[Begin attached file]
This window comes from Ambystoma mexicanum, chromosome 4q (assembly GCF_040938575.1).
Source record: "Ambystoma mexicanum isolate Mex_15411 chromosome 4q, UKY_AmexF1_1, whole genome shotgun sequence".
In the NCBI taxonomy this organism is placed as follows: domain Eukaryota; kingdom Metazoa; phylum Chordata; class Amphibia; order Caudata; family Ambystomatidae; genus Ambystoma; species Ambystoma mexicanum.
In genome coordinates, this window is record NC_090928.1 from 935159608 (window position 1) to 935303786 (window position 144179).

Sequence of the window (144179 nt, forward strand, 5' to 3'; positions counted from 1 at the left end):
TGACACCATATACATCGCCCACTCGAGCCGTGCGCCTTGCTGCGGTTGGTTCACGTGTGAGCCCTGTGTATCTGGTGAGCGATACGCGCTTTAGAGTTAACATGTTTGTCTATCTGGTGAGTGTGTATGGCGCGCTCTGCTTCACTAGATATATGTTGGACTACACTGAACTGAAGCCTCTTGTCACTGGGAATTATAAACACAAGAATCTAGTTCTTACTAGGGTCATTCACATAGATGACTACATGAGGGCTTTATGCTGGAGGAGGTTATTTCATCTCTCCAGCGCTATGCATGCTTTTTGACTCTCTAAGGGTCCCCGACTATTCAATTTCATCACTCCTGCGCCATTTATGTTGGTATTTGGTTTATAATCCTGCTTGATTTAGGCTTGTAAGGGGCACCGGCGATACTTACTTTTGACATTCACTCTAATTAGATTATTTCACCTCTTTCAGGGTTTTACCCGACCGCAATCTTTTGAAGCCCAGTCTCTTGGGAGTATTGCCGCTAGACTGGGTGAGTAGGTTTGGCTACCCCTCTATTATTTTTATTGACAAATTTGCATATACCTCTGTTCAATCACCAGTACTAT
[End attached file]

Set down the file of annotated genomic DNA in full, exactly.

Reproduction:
This window comes from Ambystoma mexicanum, chromosome 4q (assembly GCF_040938575.1).
Source record: "Ambystoma mexicanum isolate Mex_15411 chromosome 4q, UKY_AmexF1_1, whole genome shotgun sequence".
In the NCBI taxonomy this organism is placed as follows: domain Eukaryota; kingdom Metazoa; phylum Chordata; class Amphibia; order Caudata; family Ambystomatidae; genus Ambystoma; species Ambystoma mexicanum.
In genome coordinates, this window is record NC_090928.1 from 935159608 (window position 1) to 935303786 (window position 144179).

Sequence of the window (144179 nt, forward strand, 5' to 3'; positions counted from 1 at the left end):
TGACACCATATACATCGCCCACTCGAGCCGTGCGCCTTGCTGCGGTTGGTTCACGTGTGAGCCCTGTGTATCTGGTGAGCGATACGCGCTTTAGAGTTAACATGTTTGTCTATCTGGTGAGTGTGTATGGCGCGCTCTGCTTCACTAGATATATGTTGGACTACACTGAACTGAAGCCTCTTGTCACTGGGAATTATAAACACAAGAATCTAGTTCTTACTAGGGTCATTCACATAGATGACTACATGAGGGCTTTATGCTGGAGGAGGTTATTTCATCTCTCCAGCGCTATGCATGCTTTTTGACTCTCTAAGGGTCCCCGACTATTCAATTTCATCACTCCTGCGCCATTTATGTTGGTATTTGGTTTATAATCCTGCTTGATTTAGGCTTGTAAGGGGCACCGGCGATACTTACTTTTGACATTCACTCTAATTAGATTATTTCACCTCTTTCAGGGTTTTACCCGACCGCAATCTTTTGAAGCCCAGTCTCTTGGGAGTATTGCCGCTAGACTGGGTGAGTAGGTTTGGCTACCCCTCTATTATTTTTATTGACAAATTTGCATATACCTCTGTTCAATCACCAGTACTAT